Miracles performed by the bodhisattva Jizo (copy of a section of a handscroll)

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Artist: Kano Tan'yū 狩野探幽 (1602-1674)
Historical period(s)
Edo period, 1627
Ink and color
H x W: 125 x 13.3 cm (49 3/16 x 5 1/4 in)
Credit Line
Gift of Charles Lang Freer
Freer Gallery of Art
Accession Number
On View Location
Currently not on view


bodhisattva, Buddhism, Edo period (1615 - 1868), Japan, miracle

From 1907 to 1919
Charles Lang Freer (1854-1919), purchased through Samurai Shokai, Yokohama, Japan, in 1907 [2]

From 1920
Freer Gallery of Art, gift of Charles Lang Freer in 1920 [3]


[1] See Original Makimono List, L. 601, pg. 159, Freer Gallery of Art and Arthur M. Sackler Gallery Archives. See Purchase Details in Accession List, Collections Management Office, which states: "Through Samurai Shokai - during oriental trip 1906-1907." Samurai Shokai was the shop of Nomura Yozo, a dealer who acted as Charles Lang Freer's agent in Japan.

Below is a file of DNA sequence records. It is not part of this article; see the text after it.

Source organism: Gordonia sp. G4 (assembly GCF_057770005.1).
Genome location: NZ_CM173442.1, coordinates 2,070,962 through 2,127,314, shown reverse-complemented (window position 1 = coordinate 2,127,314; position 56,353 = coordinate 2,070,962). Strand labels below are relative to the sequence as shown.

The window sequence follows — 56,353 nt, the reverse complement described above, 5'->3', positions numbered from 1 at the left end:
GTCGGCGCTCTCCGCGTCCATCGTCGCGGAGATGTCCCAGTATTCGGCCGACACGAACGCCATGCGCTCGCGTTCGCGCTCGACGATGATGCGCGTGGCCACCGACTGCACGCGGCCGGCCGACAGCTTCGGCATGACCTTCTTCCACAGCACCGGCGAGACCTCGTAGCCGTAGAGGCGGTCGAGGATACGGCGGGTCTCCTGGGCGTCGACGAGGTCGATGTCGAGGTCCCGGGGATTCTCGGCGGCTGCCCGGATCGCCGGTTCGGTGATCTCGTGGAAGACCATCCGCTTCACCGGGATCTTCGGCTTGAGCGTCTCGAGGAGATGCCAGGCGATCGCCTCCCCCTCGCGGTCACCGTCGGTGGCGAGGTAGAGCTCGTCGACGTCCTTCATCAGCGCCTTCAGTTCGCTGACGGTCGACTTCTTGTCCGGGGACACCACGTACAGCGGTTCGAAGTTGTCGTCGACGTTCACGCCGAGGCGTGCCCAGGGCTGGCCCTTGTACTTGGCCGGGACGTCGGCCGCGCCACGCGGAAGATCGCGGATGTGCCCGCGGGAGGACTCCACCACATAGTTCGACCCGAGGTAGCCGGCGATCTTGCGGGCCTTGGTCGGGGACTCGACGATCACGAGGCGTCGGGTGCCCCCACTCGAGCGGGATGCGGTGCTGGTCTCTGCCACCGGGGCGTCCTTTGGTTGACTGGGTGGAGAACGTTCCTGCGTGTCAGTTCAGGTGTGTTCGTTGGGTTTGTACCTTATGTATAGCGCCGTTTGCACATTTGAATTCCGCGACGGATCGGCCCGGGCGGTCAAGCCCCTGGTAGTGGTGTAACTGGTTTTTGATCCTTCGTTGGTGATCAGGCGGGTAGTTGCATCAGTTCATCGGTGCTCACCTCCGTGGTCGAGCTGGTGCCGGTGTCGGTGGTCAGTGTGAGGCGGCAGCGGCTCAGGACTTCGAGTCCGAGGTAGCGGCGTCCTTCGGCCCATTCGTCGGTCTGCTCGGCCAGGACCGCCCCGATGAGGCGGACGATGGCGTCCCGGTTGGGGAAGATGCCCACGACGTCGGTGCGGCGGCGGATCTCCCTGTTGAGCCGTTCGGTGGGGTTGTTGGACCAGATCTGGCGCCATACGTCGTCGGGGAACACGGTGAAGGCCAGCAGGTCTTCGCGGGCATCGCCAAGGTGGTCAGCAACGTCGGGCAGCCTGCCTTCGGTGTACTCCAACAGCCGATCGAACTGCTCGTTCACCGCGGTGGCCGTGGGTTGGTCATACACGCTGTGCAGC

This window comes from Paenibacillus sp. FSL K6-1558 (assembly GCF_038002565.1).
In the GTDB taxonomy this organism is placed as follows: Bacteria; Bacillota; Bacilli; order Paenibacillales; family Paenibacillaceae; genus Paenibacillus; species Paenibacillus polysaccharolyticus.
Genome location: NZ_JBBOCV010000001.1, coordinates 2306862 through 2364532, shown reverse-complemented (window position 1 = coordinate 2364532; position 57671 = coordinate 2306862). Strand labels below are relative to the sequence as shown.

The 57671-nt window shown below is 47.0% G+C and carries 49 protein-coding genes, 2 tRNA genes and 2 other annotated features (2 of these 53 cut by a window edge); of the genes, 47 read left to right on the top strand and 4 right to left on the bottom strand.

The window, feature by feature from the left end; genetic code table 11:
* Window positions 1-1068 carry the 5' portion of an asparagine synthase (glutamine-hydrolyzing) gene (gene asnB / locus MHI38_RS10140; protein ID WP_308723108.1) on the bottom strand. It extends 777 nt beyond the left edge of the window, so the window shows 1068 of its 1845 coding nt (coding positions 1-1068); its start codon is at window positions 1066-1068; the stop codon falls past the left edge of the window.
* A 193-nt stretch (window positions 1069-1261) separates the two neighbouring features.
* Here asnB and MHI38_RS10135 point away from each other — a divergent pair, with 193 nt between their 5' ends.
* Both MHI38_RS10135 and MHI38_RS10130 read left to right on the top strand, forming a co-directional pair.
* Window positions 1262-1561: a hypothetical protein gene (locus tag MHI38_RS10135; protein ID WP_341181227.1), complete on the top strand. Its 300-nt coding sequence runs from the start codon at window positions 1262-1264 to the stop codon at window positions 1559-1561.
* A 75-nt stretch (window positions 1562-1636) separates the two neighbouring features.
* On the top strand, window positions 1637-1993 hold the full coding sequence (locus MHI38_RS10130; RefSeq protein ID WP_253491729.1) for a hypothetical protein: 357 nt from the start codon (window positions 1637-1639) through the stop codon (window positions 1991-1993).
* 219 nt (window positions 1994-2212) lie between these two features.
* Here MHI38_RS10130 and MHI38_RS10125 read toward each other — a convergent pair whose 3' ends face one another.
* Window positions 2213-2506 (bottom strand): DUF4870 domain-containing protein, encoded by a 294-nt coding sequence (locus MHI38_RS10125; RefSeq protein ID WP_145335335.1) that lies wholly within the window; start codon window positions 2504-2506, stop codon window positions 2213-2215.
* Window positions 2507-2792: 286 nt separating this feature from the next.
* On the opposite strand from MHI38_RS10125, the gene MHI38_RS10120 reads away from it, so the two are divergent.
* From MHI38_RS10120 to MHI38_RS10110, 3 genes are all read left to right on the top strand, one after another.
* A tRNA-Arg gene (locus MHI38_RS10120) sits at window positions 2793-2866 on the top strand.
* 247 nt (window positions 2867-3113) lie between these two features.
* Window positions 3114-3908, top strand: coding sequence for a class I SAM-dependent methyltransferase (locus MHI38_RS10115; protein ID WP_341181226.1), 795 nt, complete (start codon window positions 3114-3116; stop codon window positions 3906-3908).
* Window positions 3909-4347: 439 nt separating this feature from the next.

[2] The original deed of Charles Lang Freer's gift was signed in 1906. The collection was received in 1920 upon the completion of the Freer Gallery.

Previous Owner(s) and Custodian(s)

Charles Lang Freer 1854-1919
Samurai Shokai (C.L. Freer source) founded 1894


This early narrative handscroll (emakimono) depicts miraculous stories of the compassionate bodhisattva Jizo (Kshitigarbha), a Buddhist deity worshipped as a savior of those condemned to hell. With the scroll, Freer acquired a final copy of the section, done in 1627 by Kano Tan'yu. The copy shows text that was later lost from the original scroll. Freer’s acquisition of such copies and preliminary drawings, in addition to finished works of art, expressed his commitment to their research value, which was unusual among collectors at the time. Freer purchased this handscroll in 1907 from the art dealer Nomura Yozo (1870–1965), whose firm in Yokohama, Japan, was known as Samurai Shokai. Nomura commissioned decorative handcrafts designed for export, and he also sold Asian antiquities.

Collection Area(s)
Japanese Art
Web Resources
Google Cultural Institute
CC0 - Creative Commons (CC0 1.0)

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